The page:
(2) Carcinoembryonic antigen (CEA) exists in the gastrointestinal tract, pancreas and liver of fetuses from 2 to 6 months old, and the content in postnatal tissues is very low, with a normal reference value of <5.0ng/ml.
Elevated CEA is common in patients with gastrointestinal (colon, rectum, pancreas) malignant tumors, breast cancer, lung cancer and other malignant tumors.
2. Serum Ferritin (SF)
Diagnosis of liver, lung, pancreas and other cancers, acute leukemia, etc.
3. Carbohydrate antigen series (CA) recognized by monoclonal antibodies
Sugar chain antigens are tumor-related antigens recognized by monoclonal antibodies prepared from various tumor cell lines. Most of them are glycoproteins, and they mostly exist on the surface of tumor cells. Such as CA50, CA125, CA15-3, CA19-9, CA72-4, CA130, CA242 and so on.
(1) CA50 is a glycolipid antigen mainly composed of sialic acid lipids and sialic acid glycoproteins, which plays an important role in the information transmission, growth and differentiation of normal cells. It is mainly used for auxiliary diagnosis and progress monitoring of pancreatic cancer, colorectal cancer, gastric cancer, liver cancer, etc.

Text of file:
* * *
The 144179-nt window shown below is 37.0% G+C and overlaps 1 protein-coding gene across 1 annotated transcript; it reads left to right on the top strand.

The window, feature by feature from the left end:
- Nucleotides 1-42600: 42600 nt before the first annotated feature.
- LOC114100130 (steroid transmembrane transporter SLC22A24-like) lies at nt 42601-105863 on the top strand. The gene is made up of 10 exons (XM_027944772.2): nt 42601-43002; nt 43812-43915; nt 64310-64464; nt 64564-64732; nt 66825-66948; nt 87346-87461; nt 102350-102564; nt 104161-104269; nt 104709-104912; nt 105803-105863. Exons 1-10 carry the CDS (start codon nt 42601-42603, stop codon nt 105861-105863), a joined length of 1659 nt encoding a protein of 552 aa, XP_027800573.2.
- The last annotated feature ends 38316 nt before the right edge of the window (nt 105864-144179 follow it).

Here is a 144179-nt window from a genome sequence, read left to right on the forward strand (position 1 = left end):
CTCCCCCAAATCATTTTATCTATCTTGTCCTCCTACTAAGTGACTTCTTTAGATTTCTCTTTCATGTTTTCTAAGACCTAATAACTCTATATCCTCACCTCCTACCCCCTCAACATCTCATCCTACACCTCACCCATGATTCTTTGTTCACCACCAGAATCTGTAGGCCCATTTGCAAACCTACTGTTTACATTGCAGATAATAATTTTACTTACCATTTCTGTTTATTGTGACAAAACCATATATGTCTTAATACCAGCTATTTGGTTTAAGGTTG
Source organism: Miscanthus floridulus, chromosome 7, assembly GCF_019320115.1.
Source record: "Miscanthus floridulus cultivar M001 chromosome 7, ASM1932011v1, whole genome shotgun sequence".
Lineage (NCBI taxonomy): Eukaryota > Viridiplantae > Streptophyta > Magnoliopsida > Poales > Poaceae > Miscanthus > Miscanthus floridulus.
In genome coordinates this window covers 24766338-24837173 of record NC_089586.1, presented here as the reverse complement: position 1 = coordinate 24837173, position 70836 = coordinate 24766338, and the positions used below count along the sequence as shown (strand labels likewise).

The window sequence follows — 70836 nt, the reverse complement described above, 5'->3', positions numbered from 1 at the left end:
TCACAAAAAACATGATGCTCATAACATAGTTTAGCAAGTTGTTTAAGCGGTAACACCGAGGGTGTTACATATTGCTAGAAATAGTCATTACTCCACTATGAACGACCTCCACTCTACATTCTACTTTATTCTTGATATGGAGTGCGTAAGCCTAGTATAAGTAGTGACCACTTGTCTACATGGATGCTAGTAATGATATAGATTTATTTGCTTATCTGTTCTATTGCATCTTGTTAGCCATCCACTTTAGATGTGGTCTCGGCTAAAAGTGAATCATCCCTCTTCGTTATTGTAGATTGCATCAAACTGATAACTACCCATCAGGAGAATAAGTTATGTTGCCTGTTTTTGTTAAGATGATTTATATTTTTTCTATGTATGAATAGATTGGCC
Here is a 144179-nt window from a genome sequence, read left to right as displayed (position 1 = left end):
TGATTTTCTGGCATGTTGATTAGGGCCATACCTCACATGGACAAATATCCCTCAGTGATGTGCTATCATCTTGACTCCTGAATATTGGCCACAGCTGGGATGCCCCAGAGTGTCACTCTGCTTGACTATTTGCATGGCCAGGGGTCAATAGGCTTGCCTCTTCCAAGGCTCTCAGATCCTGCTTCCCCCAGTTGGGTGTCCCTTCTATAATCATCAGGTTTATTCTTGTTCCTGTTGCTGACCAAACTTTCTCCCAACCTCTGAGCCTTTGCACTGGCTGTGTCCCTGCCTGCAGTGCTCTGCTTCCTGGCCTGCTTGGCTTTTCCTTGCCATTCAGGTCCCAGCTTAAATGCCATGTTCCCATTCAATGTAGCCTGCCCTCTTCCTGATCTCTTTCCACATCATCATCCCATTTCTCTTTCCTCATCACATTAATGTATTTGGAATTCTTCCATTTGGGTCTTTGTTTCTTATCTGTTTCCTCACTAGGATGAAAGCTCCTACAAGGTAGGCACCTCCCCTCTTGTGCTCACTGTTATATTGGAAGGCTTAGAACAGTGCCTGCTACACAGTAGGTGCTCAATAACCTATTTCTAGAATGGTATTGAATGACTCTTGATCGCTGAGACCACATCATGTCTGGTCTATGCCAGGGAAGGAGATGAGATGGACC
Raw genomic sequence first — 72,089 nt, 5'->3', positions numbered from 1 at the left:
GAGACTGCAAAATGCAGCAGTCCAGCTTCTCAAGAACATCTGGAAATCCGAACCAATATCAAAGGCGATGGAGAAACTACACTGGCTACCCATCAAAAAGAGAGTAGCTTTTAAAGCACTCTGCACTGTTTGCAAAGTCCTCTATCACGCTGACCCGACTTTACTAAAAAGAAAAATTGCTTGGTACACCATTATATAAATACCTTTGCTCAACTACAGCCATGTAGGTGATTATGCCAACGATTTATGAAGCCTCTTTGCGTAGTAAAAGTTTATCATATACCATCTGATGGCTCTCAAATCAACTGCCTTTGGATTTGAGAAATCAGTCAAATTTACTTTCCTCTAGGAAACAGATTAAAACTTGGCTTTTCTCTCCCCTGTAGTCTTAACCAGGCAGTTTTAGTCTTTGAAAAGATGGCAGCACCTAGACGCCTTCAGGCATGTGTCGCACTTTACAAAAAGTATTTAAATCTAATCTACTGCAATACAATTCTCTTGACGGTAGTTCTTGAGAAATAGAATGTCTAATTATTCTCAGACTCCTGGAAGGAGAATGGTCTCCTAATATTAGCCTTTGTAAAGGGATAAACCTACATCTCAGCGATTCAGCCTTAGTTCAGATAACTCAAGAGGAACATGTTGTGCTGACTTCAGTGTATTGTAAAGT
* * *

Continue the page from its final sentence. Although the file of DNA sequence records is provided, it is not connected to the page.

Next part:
(2) CAl25 is a glycoprotein that exists in epithelial ovarian cancer tissues and serum of patients. It is mainly used to assist in the diagnosis of ovarian cancer, but it is found in ovarian cysts, endometriosis, lung cancer, benign and malignant pleural ascites. Positive reactions were also seen.
(3) CAl5-3 is a breast cancer-related antigen, which has a certain value in the diagnosis of breast cancer and postoperative follow-up monitoring, but its sensitivity is low in the early stage of breast cancer.
(4) CAl9-9 exists in fetal pancreas, gallbladder, liver, intestine and other tissues, and the content in normal human tissues is extremely low. The content of CAl9-9 in the serum of patients with malignant tumors of the digestive tract is significantly increased, and the detection of serum CAl9-9 can be used as an auxiliary diagnostic index for malignant tumors such as gastric cancer, pancreatic cancer, and gallbladder cancer.
(5) CA72-4 is a macromolecular glycoprotein carcinoid antigen, which is a marker for gastrointestinal tumors and ovarian cancer. It can be used to diagnose gastric cancer, ovarian cancer, colorectal cancer, breast cancer, pancreatic cancer, etc.
(6) CA130 can be used to diagnose ovarian cancer, endometrial cancer, etc.
(7) CA242 can be used to diagnose gastrointestinal tumors, etc.
4. Hormones
When tissues that do not produce hormones undergo malignant transformation, they will produce and release some peptide hormones.